Every corner produced another glimpse of specularly scenery – We got to the point where we simply couldn’t stop to take any more photos because we wouldn’t have got back in time.

I’ve never been to New Zealand, but snow topped mountains aside, this was exactly how I pictured New Zealand!

The water was crystal clear, the hills were endless, and there was a calm about the area that you only get with remote locations in the wilderness.

We left the tranquility of the lake side, and headed back down the one way system towards Torc Waterfall. We could have very easily stopped numerous times in those few kilometres, as every opening produced another breathtaking view.

Around half an hour later, we arrived at Torc Waterfall, and there were a number of people who had parked up, with a steady flow of people coming and going – Clearly it was a popular destination!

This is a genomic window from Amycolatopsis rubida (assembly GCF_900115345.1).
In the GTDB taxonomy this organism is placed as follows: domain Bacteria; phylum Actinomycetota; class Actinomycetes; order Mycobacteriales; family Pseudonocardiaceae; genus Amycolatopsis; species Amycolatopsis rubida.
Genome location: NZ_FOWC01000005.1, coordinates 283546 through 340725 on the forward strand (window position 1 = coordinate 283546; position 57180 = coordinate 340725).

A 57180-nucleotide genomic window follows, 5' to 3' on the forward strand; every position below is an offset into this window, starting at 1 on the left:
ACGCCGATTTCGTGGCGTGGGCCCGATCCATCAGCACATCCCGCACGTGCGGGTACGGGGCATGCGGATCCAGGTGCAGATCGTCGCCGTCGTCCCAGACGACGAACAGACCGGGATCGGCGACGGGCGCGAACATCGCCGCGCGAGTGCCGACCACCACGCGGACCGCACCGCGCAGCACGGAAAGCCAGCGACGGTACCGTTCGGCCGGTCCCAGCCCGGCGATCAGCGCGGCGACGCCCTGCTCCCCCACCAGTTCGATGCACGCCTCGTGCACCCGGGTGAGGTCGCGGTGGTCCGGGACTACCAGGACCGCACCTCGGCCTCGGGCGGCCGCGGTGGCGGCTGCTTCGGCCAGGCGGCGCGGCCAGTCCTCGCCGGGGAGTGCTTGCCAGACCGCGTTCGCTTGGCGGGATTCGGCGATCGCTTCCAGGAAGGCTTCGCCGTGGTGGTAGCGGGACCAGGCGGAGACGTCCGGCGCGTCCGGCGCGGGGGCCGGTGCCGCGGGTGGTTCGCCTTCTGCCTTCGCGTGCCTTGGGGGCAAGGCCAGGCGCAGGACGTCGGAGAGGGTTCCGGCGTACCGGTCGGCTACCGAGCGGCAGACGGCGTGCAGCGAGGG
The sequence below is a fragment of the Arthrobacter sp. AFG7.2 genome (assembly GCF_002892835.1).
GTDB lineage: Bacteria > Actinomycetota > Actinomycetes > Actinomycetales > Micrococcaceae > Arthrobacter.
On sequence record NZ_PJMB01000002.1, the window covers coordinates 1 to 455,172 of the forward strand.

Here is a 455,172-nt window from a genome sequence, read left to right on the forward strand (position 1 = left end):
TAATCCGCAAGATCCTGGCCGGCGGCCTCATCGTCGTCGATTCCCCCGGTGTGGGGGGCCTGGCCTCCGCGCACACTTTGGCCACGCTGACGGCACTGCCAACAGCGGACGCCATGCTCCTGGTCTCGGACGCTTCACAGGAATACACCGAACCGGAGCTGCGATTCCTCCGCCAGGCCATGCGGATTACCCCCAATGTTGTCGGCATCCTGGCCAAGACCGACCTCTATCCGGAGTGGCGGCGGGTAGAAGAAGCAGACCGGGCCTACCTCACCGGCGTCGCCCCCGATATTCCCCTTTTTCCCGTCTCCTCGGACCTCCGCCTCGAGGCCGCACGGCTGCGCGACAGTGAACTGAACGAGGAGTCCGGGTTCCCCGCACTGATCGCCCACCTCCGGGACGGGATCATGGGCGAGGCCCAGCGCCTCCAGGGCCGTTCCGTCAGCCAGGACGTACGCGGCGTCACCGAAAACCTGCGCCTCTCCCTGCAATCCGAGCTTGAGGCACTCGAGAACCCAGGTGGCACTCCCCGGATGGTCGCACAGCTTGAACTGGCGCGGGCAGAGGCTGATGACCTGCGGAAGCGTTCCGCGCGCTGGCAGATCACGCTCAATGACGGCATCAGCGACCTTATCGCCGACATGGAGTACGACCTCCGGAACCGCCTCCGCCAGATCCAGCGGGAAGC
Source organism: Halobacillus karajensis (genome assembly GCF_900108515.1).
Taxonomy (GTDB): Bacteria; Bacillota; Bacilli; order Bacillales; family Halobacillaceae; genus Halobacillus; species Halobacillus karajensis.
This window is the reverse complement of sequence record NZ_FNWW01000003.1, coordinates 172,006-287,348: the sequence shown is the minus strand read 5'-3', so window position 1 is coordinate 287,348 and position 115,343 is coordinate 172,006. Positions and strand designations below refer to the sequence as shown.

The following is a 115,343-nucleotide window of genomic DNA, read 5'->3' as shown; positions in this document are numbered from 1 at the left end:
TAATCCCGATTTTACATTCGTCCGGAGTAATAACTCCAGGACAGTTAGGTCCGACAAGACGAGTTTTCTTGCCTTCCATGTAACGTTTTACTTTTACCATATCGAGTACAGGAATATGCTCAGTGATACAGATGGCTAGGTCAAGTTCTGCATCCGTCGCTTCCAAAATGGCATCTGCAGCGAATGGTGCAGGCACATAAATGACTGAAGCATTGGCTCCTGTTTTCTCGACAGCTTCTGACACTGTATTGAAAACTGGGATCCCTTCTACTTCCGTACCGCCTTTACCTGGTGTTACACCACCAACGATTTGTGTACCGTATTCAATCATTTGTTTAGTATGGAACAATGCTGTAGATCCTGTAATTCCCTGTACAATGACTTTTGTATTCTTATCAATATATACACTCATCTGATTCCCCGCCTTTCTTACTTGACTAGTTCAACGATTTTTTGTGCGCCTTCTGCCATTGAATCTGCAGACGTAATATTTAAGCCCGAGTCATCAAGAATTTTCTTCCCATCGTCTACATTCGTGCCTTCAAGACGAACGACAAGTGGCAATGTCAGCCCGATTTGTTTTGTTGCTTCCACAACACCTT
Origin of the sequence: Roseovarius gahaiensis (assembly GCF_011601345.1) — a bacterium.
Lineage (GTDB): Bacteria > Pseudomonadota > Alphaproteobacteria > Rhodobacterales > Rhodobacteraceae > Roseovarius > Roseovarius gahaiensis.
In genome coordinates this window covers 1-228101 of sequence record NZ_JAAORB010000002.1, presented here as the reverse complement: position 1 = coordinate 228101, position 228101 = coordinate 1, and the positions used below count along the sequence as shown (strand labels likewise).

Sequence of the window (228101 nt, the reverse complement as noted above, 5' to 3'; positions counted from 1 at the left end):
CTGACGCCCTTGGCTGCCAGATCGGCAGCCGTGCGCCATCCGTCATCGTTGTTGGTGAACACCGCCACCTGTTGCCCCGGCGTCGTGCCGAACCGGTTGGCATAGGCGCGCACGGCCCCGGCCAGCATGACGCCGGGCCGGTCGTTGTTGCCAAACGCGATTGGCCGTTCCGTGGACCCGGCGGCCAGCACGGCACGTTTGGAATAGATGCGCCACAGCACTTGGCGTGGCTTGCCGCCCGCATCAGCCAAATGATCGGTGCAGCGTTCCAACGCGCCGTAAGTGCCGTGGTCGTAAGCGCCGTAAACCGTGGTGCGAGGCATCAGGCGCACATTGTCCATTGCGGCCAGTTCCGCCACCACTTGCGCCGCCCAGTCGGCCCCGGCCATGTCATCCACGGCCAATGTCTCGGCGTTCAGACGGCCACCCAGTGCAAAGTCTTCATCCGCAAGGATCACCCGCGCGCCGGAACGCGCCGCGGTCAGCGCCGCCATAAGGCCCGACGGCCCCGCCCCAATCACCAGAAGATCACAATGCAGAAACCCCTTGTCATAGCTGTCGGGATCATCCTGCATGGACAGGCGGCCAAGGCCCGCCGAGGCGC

That being said, we climbed (steep walk) the 200 metres or so towards the waterfall, and whilst impressive…. It was not as spectacular as I’d hoped – There were steps that took you further up into the mountain, but we headed back to the bikes as time was against us.

By this point, it felt like a million leprechauns had been doing the Irish jig down below, and getting back in the saddle was an excruciatingly painful experience. However, with words of encouragement from my companions such as ”Man the hell up” and “You are such a baby” we headed back towards Muckross house (having competed the circle), which would then lead us home.